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Sep 13, 2018

Plan to Build a Genetic Noah’s Ark Includes a Staggering 66,000 Species

Posted by in categories: biotech/medical, genetics

An international consortium involving over 50 institutions has announced an ambitious project to assemble high-quality genome sequences of all 66,000 vertebrate species on Earth, including all mammals, birds, reptiles, amphibians, and fish. With an estimated total cost of $600 million dollars, it’s a project of biblical proportions.

It’s called the Vertebrate Genomes Project (VGP), and it’s being organized by a consortium called Genome 10K, or G10K. As its name implies, this group had initially planned to sequence the genomes of at least 10,000 vertebrate species, but now, owing to tremendous advances and cost reductions in gene sequencing technologies, G10K has decided to up the ante, aiming to sequence both a male and female individual from each of the approximately 66,000 vertebrate species on Earth.

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Sep 13, 2018

Russian theory that NASA sabotaged the space station spreading like wildfire

Posted by in category: space


“The situation is much more complex than we earlier thought.”

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Sep 13, 2018

The Exponential Growth of Data

Posted by in categories: evolution, information science

This video is the first in a two-part series discussing big data. In this video, we’ll be discussing the importance of data and the role, it has played in advancing humankind as well as the exponential rate of growth of data.

[0:29–4:19] — Starting off we’ll look at, how data has been used as a tool from the origins of human evolution, starting at the hunter-gatherer age and leading up to the present information age.

[4:19–7:48] — Following that we’ll discuss, the many statistics demonstrating the exponential rate of growth and future growth of data.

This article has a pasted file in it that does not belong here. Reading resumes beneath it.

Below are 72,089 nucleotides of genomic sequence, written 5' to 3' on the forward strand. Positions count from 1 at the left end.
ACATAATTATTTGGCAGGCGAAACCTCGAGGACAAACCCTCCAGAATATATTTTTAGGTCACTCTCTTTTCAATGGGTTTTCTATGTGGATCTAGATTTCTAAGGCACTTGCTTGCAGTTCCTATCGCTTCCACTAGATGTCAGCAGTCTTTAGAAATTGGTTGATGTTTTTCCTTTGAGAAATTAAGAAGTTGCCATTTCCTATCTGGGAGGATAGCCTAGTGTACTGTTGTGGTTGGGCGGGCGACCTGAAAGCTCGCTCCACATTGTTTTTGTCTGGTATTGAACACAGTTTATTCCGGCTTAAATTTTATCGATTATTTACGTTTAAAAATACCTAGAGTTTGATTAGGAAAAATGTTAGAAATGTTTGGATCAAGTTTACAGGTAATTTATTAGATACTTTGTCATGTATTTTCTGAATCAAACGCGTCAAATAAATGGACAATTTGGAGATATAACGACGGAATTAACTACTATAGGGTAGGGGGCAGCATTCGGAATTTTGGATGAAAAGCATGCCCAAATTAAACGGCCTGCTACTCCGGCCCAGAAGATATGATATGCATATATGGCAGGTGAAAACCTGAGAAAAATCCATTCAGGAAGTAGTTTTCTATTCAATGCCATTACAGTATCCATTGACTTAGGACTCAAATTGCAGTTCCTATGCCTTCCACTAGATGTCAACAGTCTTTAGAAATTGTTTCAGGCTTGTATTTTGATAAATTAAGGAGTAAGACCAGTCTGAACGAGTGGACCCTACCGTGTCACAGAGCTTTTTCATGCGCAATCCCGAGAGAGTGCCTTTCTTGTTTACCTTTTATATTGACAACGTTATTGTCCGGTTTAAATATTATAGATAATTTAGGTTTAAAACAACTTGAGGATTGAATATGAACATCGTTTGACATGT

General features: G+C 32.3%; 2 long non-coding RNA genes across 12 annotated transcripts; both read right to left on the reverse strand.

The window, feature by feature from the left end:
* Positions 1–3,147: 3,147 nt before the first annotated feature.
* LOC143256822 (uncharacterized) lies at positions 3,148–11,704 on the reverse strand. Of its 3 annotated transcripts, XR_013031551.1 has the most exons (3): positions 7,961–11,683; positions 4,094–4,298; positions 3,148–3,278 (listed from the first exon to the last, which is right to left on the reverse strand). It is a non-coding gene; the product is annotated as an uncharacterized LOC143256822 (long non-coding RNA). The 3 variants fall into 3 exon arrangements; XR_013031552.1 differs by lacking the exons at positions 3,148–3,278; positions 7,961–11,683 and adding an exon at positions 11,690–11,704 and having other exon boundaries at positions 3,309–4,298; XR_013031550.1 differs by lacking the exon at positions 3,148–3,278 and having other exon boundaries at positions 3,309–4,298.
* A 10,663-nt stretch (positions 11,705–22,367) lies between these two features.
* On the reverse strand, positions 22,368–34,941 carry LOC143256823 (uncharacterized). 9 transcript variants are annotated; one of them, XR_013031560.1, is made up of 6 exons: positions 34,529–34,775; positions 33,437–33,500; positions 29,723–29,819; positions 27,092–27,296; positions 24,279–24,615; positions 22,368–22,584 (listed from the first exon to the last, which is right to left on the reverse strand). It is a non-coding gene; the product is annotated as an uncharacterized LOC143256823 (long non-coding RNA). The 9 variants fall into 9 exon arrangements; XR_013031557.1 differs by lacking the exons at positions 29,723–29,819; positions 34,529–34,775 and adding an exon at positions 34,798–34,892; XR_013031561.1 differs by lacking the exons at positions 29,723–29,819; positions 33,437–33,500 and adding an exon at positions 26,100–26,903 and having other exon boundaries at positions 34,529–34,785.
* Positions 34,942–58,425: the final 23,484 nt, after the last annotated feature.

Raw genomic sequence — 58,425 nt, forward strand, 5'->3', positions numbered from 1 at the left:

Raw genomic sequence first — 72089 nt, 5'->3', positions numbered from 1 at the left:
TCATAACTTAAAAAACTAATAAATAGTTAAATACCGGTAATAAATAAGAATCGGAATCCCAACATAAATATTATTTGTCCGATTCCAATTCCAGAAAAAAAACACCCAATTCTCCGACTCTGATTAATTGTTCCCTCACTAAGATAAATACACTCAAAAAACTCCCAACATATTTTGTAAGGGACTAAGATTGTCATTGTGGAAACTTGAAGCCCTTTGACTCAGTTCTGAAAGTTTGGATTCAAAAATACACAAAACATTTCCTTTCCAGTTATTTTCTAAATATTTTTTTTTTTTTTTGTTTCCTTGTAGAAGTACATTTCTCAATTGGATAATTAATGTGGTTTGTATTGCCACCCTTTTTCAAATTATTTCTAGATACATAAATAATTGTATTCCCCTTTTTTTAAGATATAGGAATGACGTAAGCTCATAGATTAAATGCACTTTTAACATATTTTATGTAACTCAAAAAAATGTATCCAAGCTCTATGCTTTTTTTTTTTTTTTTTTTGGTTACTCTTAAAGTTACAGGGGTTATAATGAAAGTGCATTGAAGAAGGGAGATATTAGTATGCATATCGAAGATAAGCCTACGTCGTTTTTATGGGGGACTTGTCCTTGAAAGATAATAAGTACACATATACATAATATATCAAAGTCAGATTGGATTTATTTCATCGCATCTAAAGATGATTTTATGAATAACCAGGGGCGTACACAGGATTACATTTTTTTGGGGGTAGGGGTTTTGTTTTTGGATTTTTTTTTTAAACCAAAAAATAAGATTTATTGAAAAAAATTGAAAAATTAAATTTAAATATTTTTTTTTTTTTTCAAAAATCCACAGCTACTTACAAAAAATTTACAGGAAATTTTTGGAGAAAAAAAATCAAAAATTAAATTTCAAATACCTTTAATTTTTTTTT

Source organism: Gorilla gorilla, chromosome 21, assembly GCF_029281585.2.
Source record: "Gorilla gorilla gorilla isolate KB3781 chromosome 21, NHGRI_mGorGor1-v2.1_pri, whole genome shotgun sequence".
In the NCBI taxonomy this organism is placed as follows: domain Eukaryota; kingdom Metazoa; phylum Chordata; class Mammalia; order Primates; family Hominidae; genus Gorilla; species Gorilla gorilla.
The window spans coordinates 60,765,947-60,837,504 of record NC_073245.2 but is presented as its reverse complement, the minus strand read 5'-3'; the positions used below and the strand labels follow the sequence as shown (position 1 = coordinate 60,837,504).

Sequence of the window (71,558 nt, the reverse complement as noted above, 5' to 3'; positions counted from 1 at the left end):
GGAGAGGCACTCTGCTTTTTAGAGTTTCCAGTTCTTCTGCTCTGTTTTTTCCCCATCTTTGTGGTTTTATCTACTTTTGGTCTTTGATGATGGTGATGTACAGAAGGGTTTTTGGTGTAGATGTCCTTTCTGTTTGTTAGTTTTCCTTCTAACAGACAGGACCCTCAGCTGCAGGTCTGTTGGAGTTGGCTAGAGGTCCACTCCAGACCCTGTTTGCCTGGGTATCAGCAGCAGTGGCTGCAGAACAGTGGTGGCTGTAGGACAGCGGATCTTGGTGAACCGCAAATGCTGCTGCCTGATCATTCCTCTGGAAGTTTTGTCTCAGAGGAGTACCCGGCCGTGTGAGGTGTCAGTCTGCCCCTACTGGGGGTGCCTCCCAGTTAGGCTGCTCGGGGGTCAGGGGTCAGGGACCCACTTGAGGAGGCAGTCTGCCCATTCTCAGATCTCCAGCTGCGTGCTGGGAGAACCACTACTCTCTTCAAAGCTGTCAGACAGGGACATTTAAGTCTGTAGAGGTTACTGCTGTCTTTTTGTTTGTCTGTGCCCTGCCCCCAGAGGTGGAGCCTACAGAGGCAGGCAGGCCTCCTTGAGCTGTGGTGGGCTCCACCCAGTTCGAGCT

Continue reading “The Exponential Growth of Data” »

Sep 13, 2018

Exercise Induces Adult Neurogenesis and Ameliorates Alzheimer’s Disease in Mice

Posted by in categories: biotech/medical, genetics, health, neuroscience

A new study on adult neurogenesis and Alzheimer’s disease.

According to a study led by scientists at Massachusetts General Hospital, exercise-induced neurogenesis improves cognition in a mouse model of Alzheimer’s disease, yielding more benefits than drug-induced adult neurogenesis. The scientists were able to figure out the difference between the two types of induced neurogenesis and pharmacologically reproduce the same benefits provided by exercise [1].

Study abstract

Continue reading “Exercise Induces Adult Neurogenesis and Ameliorates Alzheimer’s Disease in Mice” »

Sep 13, 2018

Scientists discover a ‘tuneable’ novel quantum state of matter

Posted by in categories: computing, engineering, nanotechnology, particle physics, quantum physics

Quantum particles can be difficult to characterize, and almost impossible to control if they strongly interact with each other—until now.

An international team of researchers led by Princeton physicist Zahid Hasan has discovered a state of matter that can be “tuned” at will—and it’s 10 times more tuneable than existing theories can explain. This level of manipulability opens enormous possibilities for next-generation nanotechnologies and quantum computing.

“We found a new control knob for the quantum topological world,” said Hasan, the Eugene Higgins Professor of Physics. “We expect this is tip of the iceberg. There will be a new subfield of materials or physics grown out of this. … This would be a fantastic playground for nanoscale engineering.”

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Sep 13, 2018

Inside the ‘shadowy world’ of China’s fake science research black market

Posted by in categories: futurism, science